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Games With A Cause (And Not Much Else)

Why “Games for Change” isn’t the future of gaming and why that’s a shame.

Earlier this month we saw the launch of the beta for SuperBetter, an online game that promises to help you recover from injuries faster or raise your general level of health through daily “quests” and other game-related activities. SuperBetter is the brainchild of Jane McGonigal, the author of Reality is Broken, and one of the leading advocates behind the Games for Change movement. But SuperBetter and Games for Change in general have a dirty secret: they’re not very fun.

Games for Change supporters believe in the untapped potential of games to motivate people to action that could change the world, and their evidence is compelling. The man-hours sunk into the online MMO World of Warcraft is about a hundred times that spent editing Wikipedia, and if just a fraction of that time could be harnessed for social good the consequences could be enormous. It’s hard to argue with the math, and certainly charities like Childs Play, which helps raise money to provide games for sick children to play while they’re in the hospital, have shown that gamers are willing and able to help improve the world around them.

The problem with SuperBetter and the Games for Change movement in general is that they’re heavy on the social improvement but light on actual gameplay. SuperBetter and most other games for change I’ve come into contact with require dedicated and self-directed players.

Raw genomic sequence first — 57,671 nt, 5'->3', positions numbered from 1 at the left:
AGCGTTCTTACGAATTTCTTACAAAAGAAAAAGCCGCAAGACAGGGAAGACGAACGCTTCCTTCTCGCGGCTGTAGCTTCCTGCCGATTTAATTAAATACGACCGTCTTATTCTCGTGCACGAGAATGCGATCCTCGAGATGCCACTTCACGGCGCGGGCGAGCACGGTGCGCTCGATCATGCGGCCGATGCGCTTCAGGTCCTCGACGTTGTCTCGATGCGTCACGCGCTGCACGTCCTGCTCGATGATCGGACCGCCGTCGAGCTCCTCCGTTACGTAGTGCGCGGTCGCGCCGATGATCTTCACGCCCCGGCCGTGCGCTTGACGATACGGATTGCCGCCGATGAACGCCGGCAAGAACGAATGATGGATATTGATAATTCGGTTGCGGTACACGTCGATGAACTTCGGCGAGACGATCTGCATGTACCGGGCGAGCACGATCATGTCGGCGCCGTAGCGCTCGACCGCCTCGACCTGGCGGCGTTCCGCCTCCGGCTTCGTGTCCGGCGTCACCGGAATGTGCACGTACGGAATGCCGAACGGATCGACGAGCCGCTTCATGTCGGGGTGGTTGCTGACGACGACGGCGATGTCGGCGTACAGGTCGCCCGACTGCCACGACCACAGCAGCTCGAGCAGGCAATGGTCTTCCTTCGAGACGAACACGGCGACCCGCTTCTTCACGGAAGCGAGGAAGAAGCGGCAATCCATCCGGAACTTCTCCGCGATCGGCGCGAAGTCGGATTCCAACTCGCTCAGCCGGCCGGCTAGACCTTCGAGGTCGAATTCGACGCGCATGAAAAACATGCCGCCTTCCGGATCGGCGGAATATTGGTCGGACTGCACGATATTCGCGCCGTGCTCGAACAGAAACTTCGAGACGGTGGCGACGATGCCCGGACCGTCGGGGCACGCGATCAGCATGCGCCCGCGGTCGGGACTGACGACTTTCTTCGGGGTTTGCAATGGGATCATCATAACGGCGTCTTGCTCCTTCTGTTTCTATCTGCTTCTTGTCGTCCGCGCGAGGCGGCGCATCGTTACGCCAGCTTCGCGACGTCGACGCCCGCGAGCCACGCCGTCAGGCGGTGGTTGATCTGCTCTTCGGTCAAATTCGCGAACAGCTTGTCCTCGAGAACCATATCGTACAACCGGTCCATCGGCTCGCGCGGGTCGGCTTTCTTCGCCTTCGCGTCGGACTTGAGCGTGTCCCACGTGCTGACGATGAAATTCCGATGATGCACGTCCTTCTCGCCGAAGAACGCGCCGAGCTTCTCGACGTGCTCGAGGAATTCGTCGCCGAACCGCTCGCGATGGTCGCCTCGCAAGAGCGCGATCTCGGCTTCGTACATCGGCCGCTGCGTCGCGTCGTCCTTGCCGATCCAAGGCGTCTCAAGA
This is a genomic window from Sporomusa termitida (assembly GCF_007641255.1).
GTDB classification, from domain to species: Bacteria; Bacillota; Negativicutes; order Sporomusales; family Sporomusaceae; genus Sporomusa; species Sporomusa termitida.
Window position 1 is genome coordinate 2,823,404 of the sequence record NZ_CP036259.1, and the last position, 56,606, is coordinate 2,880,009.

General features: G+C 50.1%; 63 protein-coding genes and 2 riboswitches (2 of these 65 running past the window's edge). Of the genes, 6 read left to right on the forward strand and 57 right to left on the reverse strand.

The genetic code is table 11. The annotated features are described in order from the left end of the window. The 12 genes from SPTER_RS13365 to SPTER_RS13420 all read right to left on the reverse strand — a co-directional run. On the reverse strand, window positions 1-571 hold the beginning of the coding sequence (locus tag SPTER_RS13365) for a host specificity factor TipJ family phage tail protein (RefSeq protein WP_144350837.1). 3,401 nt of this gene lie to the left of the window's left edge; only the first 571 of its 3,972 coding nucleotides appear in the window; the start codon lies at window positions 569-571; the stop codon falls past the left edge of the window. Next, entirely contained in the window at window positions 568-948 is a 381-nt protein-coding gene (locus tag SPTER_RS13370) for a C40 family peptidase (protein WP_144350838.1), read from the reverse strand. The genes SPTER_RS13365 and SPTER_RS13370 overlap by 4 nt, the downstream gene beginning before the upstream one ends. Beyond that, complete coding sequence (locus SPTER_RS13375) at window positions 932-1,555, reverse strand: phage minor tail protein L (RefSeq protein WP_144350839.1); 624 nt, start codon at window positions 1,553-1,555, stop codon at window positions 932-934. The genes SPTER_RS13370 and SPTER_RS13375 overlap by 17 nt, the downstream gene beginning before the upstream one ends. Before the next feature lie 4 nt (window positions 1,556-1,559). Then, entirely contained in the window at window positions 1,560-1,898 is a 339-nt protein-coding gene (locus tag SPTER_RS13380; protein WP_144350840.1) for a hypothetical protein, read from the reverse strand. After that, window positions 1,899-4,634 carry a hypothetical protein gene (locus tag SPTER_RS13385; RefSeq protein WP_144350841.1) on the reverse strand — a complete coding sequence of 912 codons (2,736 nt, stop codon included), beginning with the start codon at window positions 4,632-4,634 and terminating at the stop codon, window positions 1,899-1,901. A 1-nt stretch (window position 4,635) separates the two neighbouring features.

Instead of a traditional game with a set challenge and a set system to meet it you end up setting your own goals and self-reporting if you achieved them or not. While that’s great for player empowerment, it ends up making the result feel less like a game and more like a personal organization system built by someone who played one too many RPGs.

The Games for Change crowd was at this year’s Game Developers Conference and had several talks focusing on the potential of gaming to improve health. Speakers touted the potential of games for change as well as the success stories of the movement’s relative breakout hits like FoldIt, a game that lets players contribute to scientific research in protein folding. The contributions from FoldIt players have already lead to several advances in the field of protein folding research.

These talks were unique among the GDC lineup, as they barely discussed game design at all. Concepts like player engagement (which other designers devoted full talks to discussing) were brushed aside in Games for Change talks. It really seemed as if most of the Games for Change speakers thought game development was as easy as simply wanting to engage players; it appeared as if they hadn’t considered how to design gameplay at all.

I’m not sure if the movement just believes it’s still necessary to inform the wider population about their ideas before they really get into the nitty gritty of game design or if they’re actively afraid of some of the tougher challenges of reconciling traditional game design with social change. Either way, they’re doing their movement a disservice.

Games like SuperBetter, with their simple design and self-directed gameplay, are in effect preaching to the converted. For those that believe in the Games for Change future, these games are proof of the potential games have to change lives. For those on the outside however, there’s little here to convince the uninitiated.

Convincing the masses to jump ship from World of Warcraft requires more than just offering them the opportunity to do so; if we really want games with the power to change the world, they’re going to need to offer the same kind of engaging and addictive gameplay that has made gaming so popular. As it stands now, none of those games let me change the (real) world.

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